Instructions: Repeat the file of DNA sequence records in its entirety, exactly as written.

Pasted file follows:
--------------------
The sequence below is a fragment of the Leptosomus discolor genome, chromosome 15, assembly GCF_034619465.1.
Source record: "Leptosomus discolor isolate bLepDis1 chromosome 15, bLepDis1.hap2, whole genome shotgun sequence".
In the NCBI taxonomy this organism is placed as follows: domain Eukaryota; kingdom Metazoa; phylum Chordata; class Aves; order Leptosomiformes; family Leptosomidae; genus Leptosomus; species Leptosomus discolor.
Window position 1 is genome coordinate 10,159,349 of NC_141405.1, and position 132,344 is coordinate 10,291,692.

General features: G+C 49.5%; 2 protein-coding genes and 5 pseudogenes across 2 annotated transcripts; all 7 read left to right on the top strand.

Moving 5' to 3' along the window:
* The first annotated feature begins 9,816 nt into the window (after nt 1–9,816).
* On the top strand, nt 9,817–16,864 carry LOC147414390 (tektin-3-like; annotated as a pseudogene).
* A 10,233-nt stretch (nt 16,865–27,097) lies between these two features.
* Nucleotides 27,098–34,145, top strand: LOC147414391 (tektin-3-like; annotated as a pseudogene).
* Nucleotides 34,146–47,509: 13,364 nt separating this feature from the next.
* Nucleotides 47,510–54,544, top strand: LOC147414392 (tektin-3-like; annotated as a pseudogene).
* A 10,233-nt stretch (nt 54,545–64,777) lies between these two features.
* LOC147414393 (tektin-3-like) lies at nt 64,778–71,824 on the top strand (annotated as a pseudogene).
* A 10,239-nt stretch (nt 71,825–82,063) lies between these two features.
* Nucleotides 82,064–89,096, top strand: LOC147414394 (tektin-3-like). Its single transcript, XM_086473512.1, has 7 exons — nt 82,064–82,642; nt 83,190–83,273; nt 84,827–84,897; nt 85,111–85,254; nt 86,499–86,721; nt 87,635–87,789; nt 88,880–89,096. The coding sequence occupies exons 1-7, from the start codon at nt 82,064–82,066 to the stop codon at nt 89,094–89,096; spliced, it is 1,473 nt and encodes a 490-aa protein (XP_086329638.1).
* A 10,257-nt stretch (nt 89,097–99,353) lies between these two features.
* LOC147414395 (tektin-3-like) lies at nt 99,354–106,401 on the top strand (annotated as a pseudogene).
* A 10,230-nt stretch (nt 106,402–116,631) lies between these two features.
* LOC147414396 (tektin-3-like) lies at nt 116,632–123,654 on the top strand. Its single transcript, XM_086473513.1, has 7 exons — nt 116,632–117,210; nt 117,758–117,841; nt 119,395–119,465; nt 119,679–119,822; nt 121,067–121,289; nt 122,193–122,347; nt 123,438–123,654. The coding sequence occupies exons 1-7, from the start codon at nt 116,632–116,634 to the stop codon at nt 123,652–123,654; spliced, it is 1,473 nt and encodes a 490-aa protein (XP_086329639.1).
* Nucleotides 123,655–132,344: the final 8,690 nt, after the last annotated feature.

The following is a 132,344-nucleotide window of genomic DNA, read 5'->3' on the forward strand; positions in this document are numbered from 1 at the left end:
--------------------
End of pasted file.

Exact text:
The sequence below is a fragment of the Leptosomus discolor genome, chromosome 15, assembly GCF_034619465.1.
Source record: "Leptosomus discolor isolate bLepDis1 chromosome 15, bLepDis1.hap2, whole genome shotgun sequence".
In the NCBI taxonomy this organism is placed as follows: domain Eukaryota; kingdom Metazoa; phylum Chordata; class Aves; order Leptosomiformes; family Leptosomidae; genus Leptosomus; species Leptosomus discolor.
Window position 1 is genome coordinate 10,159,349 of NC_141405.1, and position 132,344 is coordinate 10,291,692.

General features: G+C 49.5%; 2 protein-coding genes and 5 pseudogenes across 2 annotated transcripts; all 7 read left to right on the top strand.

Moving 5' to 3' along the window:
* The first annotated feature begins 9,816 nt into the window (after nt 1–9,816).
* On the top strand, nt 9,817–16,864 carry LOC147414390 (tektin-3-like; annotated as a pseudogene).
* A 10,233-nt stretch (nt 16,865–27,097) lies between these two features.
* Nucleotides 27,098–34,145, top strand: LOC147414391 (tektin-3-like; annotated as a pseudogene).
* Nucleotides 34,146–47,509: 13,364 nt separating this feature from the next.
* Nucleotides 47,510–54,544, top strand: LOC147414392 (tektin-3-like; annotated as a pseudogene).
* A 10,233-nt stretch (nt 54,545–64,777) lies between these two features.
* LOC147414393 (tektin-3-like) lies at nt 64,778–71,824 on the top strand (annotated as a pseudogene).
* A 10,239-nt stretch (nt 71,825–82,063) lies between these two features.
* Nucleotides 82,064–89,096, top strand: LOC147414394 (tektin-3-like). Its single transcript, XM_086473512.1, has 7 exons — nt 82,064–82,642; nt 83,190–83,273; nt 84,827–84,897; nt 85,111–85,254; nt 86,499–86,721; nt 87,635–87,789; nt 88,880–89,096. The coding sequence occupies exons 1-7, from the start codon at nt 82,064–82,066 to the stop codon at nt 89,094–89,096; spliced, it is 1,473 nt and encodes a 490-aa protein (XP_086329638.1).
* A 10,257-nt stretch (nt 89,097–99,353) lies between these two features.
* LOC147414395 (tektin-3-like) lies at nt 99,354–106,401 on the top strand (annotated as a pseudogene).
* A 10,230-nt stretch (nt 106,402–116,631) lies between these two features.
* LOC147414396 (tektin-3-like) lies at nt 116,632–123,654 on the top strand. Its single transcript, XM_086473513.1, has 7 exons — nt 116,632–117,210; nt 117,758–117,841; nt 119,395–119,465; nt 119,679–119,822; nt 121,067–121,289; nt 122,193–122,347; nt 123,438–123,654. The coding sequence occupies exons 1-7, from the start codon at nt 116,632–116,634 to the stop codon at nt 123,652–123,654; spliced, it is 1,473 nt and encodes a 490-aa protein (XP_086329639.1).
* Nucleotides 123,655–132,344: the final 8,690 nt, after the last annotated feature.

The following is a 132,344-nucleotide window of genomic DNA, read 5'->3' on the forward strand; positions in this document are numbered from 1 at the left end: